Meanwhile, young people are condemned to wearing our cultural cast-offs without knowing their origins. I mean, what else are skinny jeans and pointy boots except drainpipes and winkle pickers? Their parents have been there, done that – and are still doing it, actually. There is no longer a proper generation gap, which is a pity, because it was a lot of fun. (Fascinatingly, middle-aged parents pretend to a generation gap that doesn’t exist because they want it to be there.)

I suppose it’s the curse of prosperity. Many of my friends have been lucky enough to have never really been tied down by mortgages and childcare anyway. They’ve been able to enjoy the fabled leisure time that futurologists once predicted we would all enjoy, and they’ve no intention of stopping now.

And then their spoilt children, who have been bought up being ferried to tennis and soccer and so on, have been influenced by their environment and have adopted shapeless, drab sportswear as their uniform. The North Face – and every piece of sports-derived clothing – is a sin against style. Its wearers should be incarcerated, but it symbolises where affluence has brought us.

Age power

There are other factors at play, too. Botox, for example – which I think is rather marvellous – and Viagra. People tried to portray them as desperate remedies but the 50-justs simply aren’t deterred. This isn’t the same as having a mid-life crisis and buying a Harley. It’s not about a last hurrah, it’s about continuing with something that you’ve had or done all your life (although it is true that we’re still dealing with some of the social niceties).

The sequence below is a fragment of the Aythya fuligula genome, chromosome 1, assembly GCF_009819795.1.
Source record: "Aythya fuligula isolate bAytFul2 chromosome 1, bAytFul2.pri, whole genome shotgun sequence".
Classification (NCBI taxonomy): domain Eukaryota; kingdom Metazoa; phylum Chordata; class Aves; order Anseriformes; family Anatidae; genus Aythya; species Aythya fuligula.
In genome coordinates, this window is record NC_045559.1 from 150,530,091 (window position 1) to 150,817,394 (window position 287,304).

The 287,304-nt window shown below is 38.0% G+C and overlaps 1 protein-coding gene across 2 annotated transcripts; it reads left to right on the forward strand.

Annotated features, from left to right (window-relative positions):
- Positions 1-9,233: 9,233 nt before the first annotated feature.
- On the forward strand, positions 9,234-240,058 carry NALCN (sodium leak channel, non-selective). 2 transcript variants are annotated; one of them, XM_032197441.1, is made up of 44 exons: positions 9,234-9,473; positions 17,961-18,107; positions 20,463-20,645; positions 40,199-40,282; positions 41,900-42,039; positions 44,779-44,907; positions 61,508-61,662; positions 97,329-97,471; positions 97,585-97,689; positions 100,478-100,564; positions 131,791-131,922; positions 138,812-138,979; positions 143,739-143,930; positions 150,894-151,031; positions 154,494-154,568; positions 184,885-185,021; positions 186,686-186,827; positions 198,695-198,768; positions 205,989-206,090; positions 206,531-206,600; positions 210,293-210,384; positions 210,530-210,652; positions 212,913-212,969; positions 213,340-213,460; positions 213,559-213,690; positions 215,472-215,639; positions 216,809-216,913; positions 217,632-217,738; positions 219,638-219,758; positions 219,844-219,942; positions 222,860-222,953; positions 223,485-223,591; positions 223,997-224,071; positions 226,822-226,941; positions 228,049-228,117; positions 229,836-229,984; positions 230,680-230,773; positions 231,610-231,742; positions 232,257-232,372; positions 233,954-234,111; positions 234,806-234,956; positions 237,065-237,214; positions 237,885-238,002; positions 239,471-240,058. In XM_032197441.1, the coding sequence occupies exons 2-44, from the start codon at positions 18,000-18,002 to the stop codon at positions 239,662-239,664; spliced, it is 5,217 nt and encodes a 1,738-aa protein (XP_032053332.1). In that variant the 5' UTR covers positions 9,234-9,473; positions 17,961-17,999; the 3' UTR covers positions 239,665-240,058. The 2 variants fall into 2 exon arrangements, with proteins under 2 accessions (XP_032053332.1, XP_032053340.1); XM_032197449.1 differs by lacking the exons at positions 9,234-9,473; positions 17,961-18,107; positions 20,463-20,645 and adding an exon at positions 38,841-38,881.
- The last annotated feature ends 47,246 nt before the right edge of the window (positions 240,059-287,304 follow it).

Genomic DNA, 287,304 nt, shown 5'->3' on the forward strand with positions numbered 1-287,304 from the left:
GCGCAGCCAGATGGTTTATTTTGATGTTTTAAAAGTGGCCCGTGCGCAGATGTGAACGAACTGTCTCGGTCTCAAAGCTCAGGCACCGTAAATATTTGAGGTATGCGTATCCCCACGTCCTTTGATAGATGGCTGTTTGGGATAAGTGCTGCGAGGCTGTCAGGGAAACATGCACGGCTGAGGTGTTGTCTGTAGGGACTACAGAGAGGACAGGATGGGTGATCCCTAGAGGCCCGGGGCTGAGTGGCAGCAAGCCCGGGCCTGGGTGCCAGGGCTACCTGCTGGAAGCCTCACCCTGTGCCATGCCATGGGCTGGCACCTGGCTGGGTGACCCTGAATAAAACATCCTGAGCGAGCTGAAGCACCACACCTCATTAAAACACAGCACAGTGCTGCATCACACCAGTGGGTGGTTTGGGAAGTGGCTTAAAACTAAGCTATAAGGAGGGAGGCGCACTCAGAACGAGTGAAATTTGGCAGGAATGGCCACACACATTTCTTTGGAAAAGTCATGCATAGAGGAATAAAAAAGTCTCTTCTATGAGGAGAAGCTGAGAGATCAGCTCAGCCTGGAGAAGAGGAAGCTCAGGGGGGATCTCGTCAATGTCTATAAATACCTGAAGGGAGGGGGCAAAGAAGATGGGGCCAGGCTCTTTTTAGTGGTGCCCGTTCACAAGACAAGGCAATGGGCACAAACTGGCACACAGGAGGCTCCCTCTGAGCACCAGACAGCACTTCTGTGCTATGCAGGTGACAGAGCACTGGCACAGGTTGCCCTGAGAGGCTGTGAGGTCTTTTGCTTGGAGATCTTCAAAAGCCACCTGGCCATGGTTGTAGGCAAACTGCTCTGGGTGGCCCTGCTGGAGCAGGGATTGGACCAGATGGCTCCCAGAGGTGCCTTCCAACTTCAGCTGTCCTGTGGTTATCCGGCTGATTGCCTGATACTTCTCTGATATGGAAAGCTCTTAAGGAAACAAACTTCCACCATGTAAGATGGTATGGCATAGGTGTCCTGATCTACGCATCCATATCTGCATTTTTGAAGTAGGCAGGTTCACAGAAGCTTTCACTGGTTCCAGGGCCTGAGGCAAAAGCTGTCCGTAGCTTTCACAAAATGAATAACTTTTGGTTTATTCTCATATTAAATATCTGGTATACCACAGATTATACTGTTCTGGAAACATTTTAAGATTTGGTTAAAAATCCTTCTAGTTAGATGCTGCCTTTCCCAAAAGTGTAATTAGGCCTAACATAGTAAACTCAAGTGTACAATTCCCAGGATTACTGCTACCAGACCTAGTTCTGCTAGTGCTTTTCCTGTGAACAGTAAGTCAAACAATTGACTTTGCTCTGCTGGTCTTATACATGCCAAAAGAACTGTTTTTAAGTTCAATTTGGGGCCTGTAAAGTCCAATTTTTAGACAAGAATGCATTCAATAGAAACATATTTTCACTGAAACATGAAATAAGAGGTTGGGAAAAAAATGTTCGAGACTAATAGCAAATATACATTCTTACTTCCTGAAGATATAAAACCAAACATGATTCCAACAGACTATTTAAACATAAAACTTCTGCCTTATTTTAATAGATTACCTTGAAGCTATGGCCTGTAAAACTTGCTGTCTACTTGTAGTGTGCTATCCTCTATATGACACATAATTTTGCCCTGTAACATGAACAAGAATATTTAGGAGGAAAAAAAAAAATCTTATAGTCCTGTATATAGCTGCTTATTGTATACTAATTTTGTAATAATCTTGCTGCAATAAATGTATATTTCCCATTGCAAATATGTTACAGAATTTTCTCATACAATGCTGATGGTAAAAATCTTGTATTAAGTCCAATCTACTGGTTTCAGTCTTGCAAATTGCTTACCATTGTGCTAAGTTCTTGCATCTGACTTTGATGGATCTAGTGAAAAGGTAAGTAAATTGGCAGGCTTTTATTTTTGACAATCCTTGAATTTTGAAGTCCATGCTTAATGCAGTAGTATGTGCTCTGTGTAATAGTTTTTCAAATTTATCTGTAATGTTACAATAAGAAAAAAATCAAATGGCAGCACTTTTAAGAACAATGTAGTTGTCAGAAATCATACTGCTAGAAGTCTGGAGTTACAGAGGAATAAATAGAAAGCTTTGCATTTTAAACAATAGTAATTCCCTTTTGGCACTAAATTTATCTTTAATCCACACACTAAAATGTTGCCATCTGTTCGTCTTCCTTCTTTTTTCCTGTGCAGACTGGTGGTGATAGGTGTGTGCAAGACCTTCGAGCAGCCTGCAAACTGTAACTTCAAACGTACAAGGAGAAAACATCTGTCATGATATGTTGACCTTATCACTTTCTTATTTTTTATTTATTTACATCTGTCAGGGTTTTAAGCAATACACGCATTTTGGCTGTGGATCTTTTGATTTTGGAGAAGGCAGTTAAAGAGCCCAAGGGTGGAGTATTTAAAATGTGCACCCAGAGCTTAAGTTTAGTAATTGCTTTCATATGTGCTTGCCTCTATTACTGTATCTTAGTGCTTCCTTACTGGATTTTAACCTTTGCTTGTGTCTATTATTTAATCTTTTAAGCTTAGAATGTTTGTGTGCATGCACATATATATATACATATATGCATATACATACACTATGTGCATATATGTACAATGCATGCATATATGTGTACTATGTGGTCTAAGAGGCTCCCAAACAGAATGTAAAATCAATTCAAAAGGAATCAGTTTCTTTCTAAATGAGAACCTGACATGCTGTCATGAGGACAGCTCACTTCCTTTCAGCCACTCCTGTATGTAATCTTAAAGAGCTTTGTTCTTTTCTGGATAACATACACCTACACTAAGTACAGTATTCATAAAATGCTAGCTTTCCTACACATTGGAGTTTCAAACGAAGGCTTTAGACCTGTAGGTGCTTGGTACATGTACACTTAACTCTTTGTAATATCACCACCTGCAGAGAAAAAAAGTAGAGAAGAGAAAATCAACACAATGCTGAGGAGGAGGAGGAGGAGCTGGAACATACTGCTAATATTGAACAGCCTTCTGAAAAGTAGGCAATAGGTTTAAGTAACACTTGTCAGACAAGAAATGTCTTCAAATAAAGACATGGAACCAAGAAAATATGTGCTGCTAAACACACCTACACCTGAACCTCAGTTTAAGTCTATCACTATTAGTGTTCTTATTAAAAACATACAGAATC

I was thinking of selling my house a while ago, and this Russian lady came for a viewing. I thought she didn’t like it, as not a single expression passed her face. It was only when she came back with her husband that I realised why.

In this area of  ‘age power’, at least, the Americans are way ahead of the Brits. Over here, if you’re in the creative industries you’re out of the window by the time you’re 32. But in New York and Los Angeles, you’ll see a lot more Blake Carringtons. I suppose it’s because they have a real Hollywood and we want one through adland. But we’ll still catch their cold.

There’s another group of people who don’t conform to the old pattern, too. Everyone used to say that student radicals became comfortable and conformist over time. But more and more, I think, with ordinary people the process is happening the other way round. Compared to today’s young adults,someone born between the late Fifties and early Sixties is seven times less likely to have been in higher education. To get worked up about policy was a luxury in the days of tribal politics. One didn’t have time. But today people have far more time to pursue their own obsessions, particularly on the internet.

As they get older, they know the deal when they read the Daily Mail or the Mirror, and are quite capable of saying, “I’m not sure about this opinion masquerading as news.” The trouble is, that leads to a kind of consumerist politics – Starbucks politics – where you pick and choose. Those poor, few, remaining teenagers are going to grow into very confused adults.

I expect we’ll have to wait a while before the marketing men cotton on to all of this. But I don’t know why they resist the idea of the end of the teen and the rise of the 50-something. Halfway between the two, aged 31 and with defenestration looming, you’d think they welcome the chance to extend their working lives…

Day two of the age debate: Dan Jones writes an elegy for oldsters

Further high50 reading:

Amortality: age is the new youth